Aug 18 A German court has ordered a subsidiary of U.S. tobacco giant Lorillard Inc to stop selling the popular blu e-cigarettes in that country, citing trademark confusion with lighter and fuel products sold by Zippo Manufacturing Co.
Pennsylvania-based Zippo, which announced the preliminary injunction against Cygnet UK Trading on Monday, is also engaged in a high-stakes trademark fight over the blu name in the United States and several other countries.
"I am very pleased that the German court affirmed our legal rights to our intellectual property," Zippo Chief Executive Officer Gregory Booth said in a statement, adding that the company was working "vigorously" to protect its trademarks worldwide.
Robert Bannon, director of investor relations at Lorillard, said the injunction will only impact online sales since the blu e-cigs are not currently sold at retail stores in Germany.
In a statement, Lorillard said the company would defend against "these types of opportunistic trolling tactics. Zippo has shown it is willing to try to unfairly capitalize on the commercial success of others when it has failed to prevail in the marketplace."
The Regional Court of Frankfurt am Main said in its Aug. 6 injunction that the blu e-cig brand created a "likelihood of confusion" with Zippo's European Union "BLU" trademark on butane lighters and fuel, according to Zippo.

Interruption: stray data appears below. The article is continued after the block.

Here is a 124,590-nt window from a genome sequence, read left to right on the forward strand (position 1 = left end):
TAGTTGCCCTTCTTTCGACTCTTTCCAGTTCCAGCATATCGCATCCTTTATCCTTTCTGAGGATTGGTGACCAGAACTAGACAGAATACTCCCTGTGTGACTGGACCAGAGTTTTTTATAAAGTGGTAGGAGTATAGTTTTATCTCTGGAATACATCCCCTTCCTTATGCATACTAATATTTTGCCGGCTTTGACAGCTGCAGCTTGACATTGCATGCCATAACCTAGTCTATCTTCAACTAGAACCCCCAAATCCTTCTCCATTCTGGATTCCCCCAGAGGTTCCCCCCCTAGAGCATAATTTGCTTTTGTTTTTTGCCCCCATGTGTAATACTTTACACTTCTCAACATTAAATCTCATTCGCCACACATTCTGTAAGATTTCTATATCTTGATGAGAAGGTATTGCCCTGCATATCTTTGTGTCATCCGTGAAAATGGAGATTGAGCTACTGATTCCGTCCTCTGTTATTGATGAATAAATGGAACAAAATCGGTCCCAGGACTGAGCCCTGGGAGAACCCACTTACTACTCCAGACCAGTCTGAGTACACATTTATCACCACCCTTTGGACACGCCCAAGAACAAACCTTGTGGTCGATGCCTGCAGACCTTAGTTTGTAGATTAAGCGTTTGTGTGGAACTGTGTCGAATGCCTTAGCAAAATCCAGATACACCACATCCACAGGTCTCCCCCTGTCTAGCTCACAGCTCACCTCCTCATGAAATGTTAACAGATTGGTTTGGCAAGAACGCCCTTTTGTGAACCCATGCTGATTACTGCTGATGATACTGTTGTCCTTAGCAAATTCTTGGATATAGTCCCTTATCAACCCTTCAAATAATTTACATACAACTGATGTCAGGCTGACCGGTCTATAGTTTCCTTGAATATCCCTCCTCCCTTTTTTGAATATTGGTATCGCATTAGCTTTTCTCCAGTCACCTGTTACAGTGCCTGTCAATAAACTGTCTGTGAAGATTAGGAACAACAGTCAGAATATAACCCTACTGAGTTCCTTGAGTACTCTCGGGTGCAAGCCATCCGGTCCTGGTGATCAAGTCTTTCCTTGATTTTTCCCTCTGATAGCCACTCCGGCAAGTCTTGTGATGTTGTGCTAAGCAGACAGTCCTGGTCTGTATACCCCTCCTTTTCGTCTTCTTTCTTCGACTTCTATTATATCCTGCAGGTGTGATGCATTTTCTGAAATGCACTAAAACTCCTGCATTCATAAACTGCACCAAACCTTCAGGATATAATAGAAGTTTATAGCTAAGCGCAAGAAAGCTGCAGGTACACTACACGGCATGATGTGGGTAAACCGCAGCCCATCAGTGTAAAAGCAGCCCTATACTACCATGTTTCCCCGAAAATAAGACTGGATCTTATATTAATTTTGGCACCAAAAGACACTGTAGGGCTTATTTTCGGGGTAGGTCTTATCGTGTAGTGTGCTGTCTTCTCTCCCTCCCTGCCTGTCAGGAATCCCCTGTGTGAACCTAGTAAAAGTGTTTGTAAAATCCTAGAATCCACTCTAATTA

Zippo has also filed to kill blu e-cigarette trademark applications or cancel registrations in Canada and Mexico. Sweden has already rejected a blu application by Lorillard, Zippo said.
The German decision comes as the two companies are going head-to-head in federal court in California.
Lorillard U.S. subsidiary LOEC Inc, which makes the blu e-cigarettes, sued Zippo last April seeking a court declaration that its products do not infringe on Zippo's trademarks.
It took the action after Zippo filed its opposition to several of Lorillard's applications for the blu name and design with the U.S. Patent and Trademark Office, and threatened litigation, according to court documents.
LOEC argued that there was "no likelihood of confusion, mistake or deception" with Zippo's BLU lighters because the products did not compete with each other and consumers were sophisticated enough to know the difference.
Meanwhile, Zippo has filed counterclaims against LOEC, seeking to prevent the sale of blu-brand e-cigarettes. A jury trial is scheduled for April 2015.
Since Lorillard acquired blu in 2012, the brand has gained 47 percent of U.S. market share of e-cigarettes. Annual sales have quadrupled to more than $200 million.
The blu e-cig business is being sold to Imperial Tobacco Group as part of Lorillard's $27.4 billion merger with Reynolds American Inc, which was announced last month. (Reporting by Andrew Chung, editing by G Crosse and Ted Botha)